Israel-Hezbollah Fighting Spreads

A Lebanese man walks past a destroyed apartment building, following an Israeli airstrike early Friday, among the rubble of other collapsed buildings, in the Hezbollah stronghold suburbs of Beirut, Lebanon, Friday, Aug. 11, 2006. Powerful explosions resounded across Beirut early Friday, and local media reports said Israeli jets were pounding Hezbollah strongholds in the southern Dahieh suburb. AP

Israeli jets and artillery pounded Hezbollah positions Friday in an attempt to gain command of strategic high ground and disrupt guerrilla rocket attacks across the border. In far north Lebanon, Israeli jets blasted a key bridge to Syria, killing at least 12 people.

The conflict for the first time touched the entire length of Lebanon — from skirmishes on the Israeli border in the south to the northern border about 100 miles away — and sent the message that no place was safe from the widening Israeli attacks.

But Hezbollah delivered a similar statement to northern Israel with another barrage of more than 40 rockets by midafternoon, Israeli police said. Rescue officials said seven people were hurt.

Hezbollah television reported Friday that guerrillas destroyed an Israeli gunboat off the coast of Tyre, killing or wounding the crew of 12. The Israeli military said it was not aware of a strike on any of its vessels, which have been enforcing a blockade of the Lebanese coast since fighting began 30 days ago.

In other developments:

  • The U.N. Human Rights Council on Friday singled out Israel for a second time this summer for its attacks on Arabs, this time ordering a commission of inquiry to go to Lebanon to investigate alleged abuses. By a 27-11 vote, the council approved a resolution proposed by Islamic countries.

  • With the U.S. and France working around the clock to break the deadlock for a United Nations Security Council resolution to end the fighting, the Russian Ambassador created a new twist in the diplomatic machinery on Thursday night by submitting a plan for a 72-hour humanitarian cease-fire and calling for a vote on Friday, said CBS News foreign affairs analyst Pamela Falk at the U.N. U.S. ambassador John Bolton said a vote on a resolution was possible Friday. Israeli officials say they are inclined to accept an emerging U.N. cease-fire resolution, even though it does not call for Hezbollah to be disarmed, reports CBS News correspondent Robert Berger.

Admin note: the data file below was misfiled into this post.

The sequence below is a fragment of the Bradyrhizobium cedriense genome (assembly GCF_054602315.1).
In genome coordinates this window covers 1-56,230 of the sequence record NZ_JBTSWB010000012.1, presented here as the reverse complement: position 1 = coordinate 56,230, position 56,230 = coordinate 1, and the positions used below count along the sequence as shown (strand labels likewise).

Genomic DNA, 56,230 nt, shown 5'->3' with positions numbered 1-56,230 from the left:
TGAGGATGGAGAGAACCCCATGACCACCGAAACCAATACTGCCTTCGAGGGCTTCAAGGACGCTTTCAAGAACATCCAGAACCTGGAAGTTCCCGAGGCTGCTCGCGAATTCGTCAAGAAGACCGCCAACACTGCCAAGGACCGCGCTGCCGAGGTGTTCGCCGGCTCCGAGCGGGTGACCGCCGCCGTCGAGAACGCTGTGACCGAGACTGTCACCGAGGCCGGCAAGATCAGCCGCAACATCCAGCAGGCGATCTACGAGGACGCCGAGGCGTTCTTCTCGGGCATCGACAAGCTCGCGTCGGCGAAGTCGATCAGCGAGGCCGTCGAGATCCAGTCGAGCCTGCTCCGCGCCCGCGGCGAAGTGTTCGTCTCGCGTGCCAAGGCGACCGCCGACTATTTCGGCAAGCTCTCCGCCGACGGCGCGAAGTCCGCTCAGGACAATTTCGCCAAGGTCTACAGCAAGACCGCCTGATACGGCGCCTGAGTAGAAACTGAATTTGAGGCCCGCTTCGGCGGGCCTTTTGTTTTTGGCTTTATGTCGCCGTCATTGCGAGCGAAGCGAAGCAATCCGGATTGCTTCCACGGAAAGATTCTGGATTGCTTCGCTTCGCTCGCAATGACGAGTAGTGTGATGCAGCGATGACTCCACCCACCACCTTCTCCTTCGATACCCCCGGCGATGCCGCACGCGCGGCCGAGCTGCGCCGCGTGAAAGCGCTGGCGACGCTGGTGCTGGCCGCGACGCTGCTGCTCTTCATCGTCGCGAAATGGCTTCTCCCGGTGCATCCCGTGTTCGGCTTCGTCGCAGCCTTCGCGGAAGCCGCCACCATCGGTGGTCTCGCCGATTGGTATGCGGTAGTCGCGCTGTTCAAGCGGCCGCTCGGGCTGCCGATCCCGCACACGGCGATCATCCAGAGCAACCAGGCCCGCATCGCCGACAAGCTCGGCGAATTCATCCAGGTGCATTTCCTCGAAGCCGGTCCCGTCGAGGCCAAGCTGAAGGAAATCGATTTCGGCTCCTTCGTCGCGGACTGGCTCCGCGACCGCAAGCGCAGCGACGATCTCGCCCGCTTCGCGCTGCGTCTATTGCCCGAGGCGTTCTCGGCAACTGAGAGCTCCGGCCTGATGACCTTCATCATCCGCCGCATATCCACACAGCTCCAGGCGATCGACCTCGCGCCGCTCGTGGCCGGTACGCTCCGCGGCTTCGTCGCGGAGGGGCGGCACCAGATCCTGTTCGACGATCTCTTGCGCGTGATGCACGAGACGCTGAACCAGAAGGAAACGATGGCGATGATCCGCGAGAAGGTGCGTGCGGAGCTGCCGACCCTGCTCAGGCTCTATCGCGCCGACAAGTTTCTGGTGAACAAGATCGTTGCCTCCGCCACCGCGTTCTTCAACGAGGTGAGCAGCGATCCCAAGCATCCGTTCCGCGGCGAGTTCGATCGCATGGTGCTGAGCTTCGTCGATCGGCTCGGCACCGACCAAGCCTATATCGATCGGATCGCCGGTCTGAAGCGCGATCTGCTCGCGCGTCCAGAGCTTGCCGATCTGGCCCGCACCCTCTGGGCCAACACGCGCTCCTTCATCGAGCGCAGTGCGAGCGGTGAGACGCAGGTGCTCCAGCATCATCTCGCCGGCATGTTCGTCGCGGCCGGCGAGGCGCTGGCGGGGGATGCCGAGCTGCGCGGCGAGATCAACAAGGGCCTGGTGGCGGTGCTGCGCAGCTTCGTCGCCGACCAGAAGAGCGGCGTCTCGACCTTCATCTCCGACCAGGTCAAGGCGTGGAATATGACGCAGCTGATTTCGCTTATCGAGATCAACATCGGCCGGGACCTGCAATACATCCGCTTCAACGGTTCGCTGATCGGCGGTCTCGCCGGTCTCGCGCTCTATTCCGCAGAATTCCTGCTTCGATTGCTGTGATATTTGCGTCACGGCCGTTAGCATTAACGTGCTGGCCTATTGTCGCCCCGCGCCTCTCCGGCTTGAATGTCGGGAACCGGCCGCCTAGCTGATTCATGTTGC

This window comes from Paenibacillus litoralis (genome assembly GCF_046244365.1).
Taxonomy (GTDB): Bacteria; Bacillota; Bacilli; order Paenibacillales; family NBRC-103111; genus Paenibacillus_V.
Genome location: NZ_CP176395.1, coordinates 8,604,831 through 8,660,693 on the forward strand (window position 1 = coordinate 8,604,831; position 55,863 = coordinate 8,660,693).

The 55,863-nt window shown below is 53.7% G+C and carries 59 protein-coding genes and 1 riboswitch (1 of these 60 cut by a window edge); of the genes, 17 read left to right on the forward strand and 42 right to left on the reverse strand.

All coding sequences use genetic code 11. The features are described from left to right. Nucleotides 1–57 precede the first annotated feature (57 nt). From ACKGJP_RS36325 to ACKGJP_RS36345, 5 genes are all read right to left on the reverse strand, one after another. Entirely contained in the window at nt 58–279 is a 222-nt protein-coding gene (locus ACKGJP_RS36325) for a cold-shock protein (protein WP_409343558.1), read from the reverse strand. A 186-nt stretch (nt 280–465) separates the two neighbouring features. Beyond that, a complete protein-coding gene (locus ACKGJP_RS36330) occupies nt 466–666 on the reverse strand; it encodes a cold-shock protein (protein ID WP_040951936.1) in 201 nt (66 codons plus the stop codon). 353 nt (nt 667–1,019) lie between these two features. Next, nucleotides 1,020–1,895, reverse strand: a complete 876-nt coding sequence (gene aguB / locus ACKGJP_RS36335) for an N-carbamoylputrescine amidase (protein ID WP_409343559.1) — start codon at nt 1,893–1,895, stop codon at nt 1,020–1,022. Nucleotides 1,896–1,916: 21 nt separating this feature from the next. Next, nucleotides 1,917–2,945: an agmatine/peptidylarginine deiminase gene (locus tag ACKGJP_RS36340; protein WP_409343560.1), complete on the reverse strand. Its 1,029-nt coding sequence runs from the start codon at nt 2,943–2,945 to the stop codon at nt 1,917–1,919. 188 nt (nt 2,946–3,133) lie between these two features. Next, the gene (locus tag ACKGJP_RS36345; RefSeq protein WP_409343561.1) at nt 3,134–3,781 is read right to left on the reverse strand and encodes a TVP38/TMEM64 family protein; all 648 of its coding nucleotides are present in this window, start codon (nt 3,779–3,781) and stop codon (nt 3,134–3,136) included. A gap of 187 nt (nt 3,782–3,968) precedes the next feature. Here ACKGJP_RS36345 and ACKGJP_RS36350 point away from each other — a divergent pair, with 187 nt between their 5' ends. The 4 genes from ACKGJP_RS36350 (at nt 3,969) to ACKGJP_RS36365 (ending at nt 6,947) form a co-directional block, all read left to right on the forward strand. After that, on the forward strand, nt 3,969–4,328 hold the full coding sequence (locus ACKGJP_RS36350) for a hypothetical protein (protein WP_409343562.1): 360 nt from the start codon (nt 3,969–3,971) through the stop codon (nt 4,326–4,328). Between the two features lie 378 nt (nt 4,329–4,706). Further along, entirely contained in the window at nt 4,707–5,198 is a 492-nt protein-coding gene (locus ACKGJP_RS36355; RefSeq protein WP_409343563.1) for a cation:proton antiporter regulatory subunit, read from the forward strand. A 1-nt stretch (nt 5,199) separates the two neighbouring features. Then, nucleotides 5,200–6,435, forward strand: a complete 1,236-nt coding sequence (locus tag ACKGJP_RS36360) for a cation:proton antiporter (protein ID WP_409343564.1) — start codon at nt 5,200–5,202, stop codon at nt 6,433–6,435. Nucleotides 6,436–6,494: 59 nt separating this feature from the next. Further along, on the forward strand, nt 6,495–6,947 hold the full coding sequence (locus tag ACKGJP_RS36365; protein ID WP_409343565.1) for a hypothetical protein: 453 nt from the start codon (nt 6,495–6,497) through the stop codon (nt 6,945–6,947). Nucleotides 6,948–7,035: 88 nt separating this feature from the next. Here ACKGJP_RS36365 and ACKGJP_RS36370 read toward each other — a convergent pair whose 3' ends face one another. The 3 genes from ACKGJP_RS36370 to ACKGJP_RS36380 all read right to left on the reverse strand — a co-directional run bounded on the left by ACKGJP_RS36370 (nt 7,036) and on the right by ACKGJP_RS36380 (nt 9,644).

• Israeli planes dropped leaflets over west Beirut on Friday, telling Hezbollah members the group's leader was "cheating" them. The papers fluttered down mid-morning over an area along the capital city's Mediterranean coast, stretching from the commercial port to the upscale Raouche neighborhood of west Beirut.

  • A poll shows that public support for the war has dropped from 73 percent to 64 percent. The poll in the Yediot Aharonot newspaper also showed 37 percent of the 500 people questioned believed Israel would cripple Hezbollah, compared with 40 percent in a previous survey.

  • Israel won't comment on a New York Times report that it has asked the U.S. to speed delivery of anti-personnel rockets with cluster munitions, reports Berger. The rockets, which carry hundreds of grenade-like bomblets, would be used against Hezbollah, after Israeli artillery and warplanes have failed to stop rocket attacks. The Times says some U.S. officials oppose the sale because the weapon would increase civilian casualties.

    (CBS)
    Israel has delayed a major new ground offensive to give diplomacy some room. But officials warned that they would unleash the fresh infantry forces if the talks fail.

    Lebanon has called for Israeli troops to start pulling out once hostilities end and Beirut sends 15,000 troops of its own to the south, while Israel has insisted on staying in southern Lebanon until a robust international force is deployed, which could take weeks or months.

    "We've closed some of the areas of disagreement with the French," Bolton said.

    The most severe fighting continued around Marjayoun, an important hub just north of Israel's Galilee panhandle that juts into Lebanon. An Associated Press reporter briefly entered the embattled city and witnessed intense Israeli bombardment of dug-in Hezbollah fighters.

    The city, which is mostly Christian, is crucial because it gives Israeli gunners a view of the Litani River Valley and other areas used as launching grounds for Hezbollah rockets. Israeli tanks rolled into Marjayoun on Thursday after coming under sustained Hezbollah ambushes along the way.
    • Lloyd Vries

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